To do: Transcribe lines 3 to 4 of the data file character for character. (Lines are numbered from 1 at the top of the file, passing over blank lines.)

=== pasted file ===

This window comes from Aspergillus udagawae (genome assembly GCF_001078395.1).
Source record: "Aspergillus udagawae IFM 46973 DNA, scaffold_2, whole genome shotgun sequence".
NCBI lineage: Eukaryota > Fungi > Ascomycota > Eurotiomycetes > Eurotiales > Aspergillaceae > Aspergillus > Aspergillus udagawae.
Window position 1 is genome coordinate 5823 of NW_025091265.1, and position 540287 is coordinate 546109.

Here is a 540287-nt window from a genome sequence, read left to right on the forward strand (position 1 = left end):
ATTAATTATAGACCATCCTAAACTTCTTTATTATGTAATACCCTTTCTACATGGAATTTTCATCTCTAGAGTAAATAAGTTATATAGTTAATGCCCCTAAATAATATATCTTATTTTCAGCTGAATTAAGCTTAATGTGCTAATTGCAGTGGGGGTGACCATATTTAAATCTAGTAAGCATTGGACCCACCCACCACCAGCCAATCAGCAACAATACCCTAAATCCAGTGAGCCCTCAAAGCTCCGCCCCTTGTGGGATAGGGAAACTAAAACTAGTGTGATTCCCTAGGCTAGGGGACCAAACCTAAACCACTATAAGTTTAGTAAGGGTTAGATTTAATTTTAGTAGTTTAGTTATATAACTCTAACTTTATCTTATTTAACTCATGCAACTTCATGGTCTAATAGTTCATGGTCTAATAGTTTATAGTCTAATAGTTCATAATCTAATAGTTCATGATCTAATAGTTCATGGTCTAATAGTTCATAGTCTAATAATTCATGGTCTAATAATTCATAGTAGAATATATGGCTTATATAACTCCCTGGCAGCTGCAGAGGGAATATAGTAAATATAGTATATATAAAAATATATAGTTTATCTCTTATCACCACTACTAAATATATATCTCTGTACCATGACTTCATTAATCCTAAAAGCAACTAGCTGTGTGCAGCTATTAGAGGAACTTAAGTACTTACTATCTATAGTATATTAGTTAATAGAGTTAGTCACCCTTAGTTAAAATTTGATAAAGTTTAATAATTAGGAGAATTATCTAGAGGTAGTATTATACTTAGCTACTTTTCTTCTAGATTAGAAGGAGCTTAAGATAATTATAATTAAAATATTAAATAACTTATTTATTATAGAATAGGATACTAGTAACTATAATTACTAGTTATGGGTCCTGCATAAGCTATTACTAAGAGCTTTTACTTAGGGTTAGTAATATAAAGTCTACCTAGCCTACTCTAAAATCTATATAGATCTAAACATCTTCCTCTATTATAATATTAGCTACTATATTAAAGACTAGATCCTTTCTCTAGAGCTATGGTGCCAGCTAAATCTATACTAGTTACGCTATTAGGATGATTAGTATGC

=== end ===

NCBI lineage: Eukaryota > Fungi > Ascomycota > Eurotiomycetes > Eurotiales > Aspergillaceae > Aspergillus > Aspergillus udagawae.
Window position 1 is genome coordinate 5823 of NW_025091265.1, and position 540287 is coordinate 546109.